As can be incurred from my experience simply entering a shopping mall, my whiteness (and foreignness) allows me certain privileges that other residents are not afforded. I am granted access to all areas of the city, including the economic “free zones” that are not even open to all Egyptians, automatically. Others are barred from attending places I take for granted (like the shopping center) because of the shape of their eyes, the color of their skin, maybe the texture of their hair. They are foreigners as well; sometimes refugees and sometimes they have migrated to Egypt on their own accord. However, they are restricted for the very same reason I am given a free pass: their foreignness. The trivial difference being the color of our skin, or the nationalities listed on our passports.

As much as I am afforded extra privileges for my status as a white woman, my additional status as an academic is regarded as a threat by the government. In this society, I am uniquely privileged and unwelcome at the same time. Egypt’s current resistance to international organizations and academic research has proved to be an unexpected challenge. As a visitor with the intent of conducting research, the Egyptian government has done their part to make sure I realize I am not particularly welcome, starting with only granting me a visa for roughly half the days I am supposed to live here (I feel lucky I got one at all).

Even with the influence of the IOM, a widely respected organization in the world of international affairs, conducting research in Egypt has proven to be a challenge. A major reason for this is because I am unable to interview the subjects I am studying — survivors of human trafficking. Because of the current political climate here, the IOM has barred me from actually interacting with them. I am limited to what is known as a “desk review”—finding data from other field work studies, and speaking with my colleagues who have actually worked with trafficking survivors in settings such as health clinics or refugee shelters. This was a huge disappointment to me, as I had originally planned on conducting an ethnographically-based project, composed primarily of my interactions with trafficking survivors. Unfortunately, however, this is just not possible in the current political climate (it is another issue entirely to debate whether or not my project would have received IRB approval in the first place if I had been able to construct a project that included ethnographic interviews with such a vulnerable population).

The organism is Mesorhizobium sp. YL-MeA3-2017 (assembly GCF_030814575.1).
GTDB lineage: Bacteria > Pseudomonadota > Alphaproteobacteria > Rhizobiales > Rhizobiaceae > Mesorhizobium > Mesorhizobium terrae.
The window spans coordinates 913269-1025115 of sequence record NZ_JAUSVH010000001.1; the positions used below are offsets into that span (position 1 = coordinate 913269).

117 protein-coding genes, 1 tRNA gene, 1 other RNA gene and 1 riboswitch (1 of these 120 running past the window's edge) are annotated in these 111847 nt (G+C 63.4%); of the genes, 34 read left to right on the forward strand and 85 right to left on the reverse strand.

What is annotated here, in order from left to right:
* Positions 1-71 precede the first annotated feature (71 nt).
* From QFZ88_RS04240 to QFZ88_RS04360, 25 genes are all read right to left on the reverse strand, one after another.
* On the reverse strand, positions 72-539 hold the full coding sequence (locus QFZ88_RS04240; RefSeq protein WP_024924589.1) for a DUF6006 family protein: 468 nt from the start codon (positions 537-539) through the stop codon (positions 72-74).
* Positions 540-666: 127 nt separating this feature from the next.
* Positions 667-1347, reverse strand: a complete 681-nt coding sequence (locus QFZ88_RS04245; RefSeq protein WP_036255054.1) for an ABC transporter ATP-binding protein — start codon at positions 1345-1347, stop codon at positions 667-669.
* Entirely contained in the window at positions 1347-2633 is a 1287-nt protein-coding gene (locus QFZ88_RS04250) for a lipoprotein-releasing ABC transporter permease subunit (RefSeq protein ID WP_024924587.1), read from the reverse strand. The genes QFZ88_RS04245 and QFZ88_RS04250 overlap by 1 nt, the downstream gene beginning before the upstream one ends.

Exploring Coptic Cairo

Exploring Coptic Cairo

As a colleague of mine explained, the Egyptian government is very wary of the presence of most international organizations, NGO’s and foreign academics at the current moment, myself included. They see their presence as meddlesome in domestic affairs. They are also incredibly worried that these various actors are reporting back to the United States, the European Union, or even Iran or Israel on the current state of Egyptian society. With conflict comes securitization, and this can naturally lead to suspicion of us foreigners. I am not trying to fault the Egyptian government; they have their own interests to protect and a country in turmoil. They have bigger problems to address than our visas.

Even so, my inability to speak with the people I envision myself trying to help is frustrating. However, I recognize the impossibility of doing any other project than a desk review at this time. There are multiple, bureaucratic and security complications the IOM had to factor in to my internship: IRB approval, relations with the Egyptian government, the fact that I am an undergraduate, my personal security … the list goes on. With the current tensions between the government and academia, it would be incredibly risky to grant me the luxury of doing ethnography. And truth be told, I am enjoying the experience of desk-review research. My research project itself is incredibly fascinating. Additionally, I have loved the experience of working in the high-powered environment of an international organization. The amount of writing I have had to complete alone will be incredibly useful come spring when I commence writing my senior thesis. Even without the ethnographic component, this research project and my internship have been a wonderful and fruitful experience.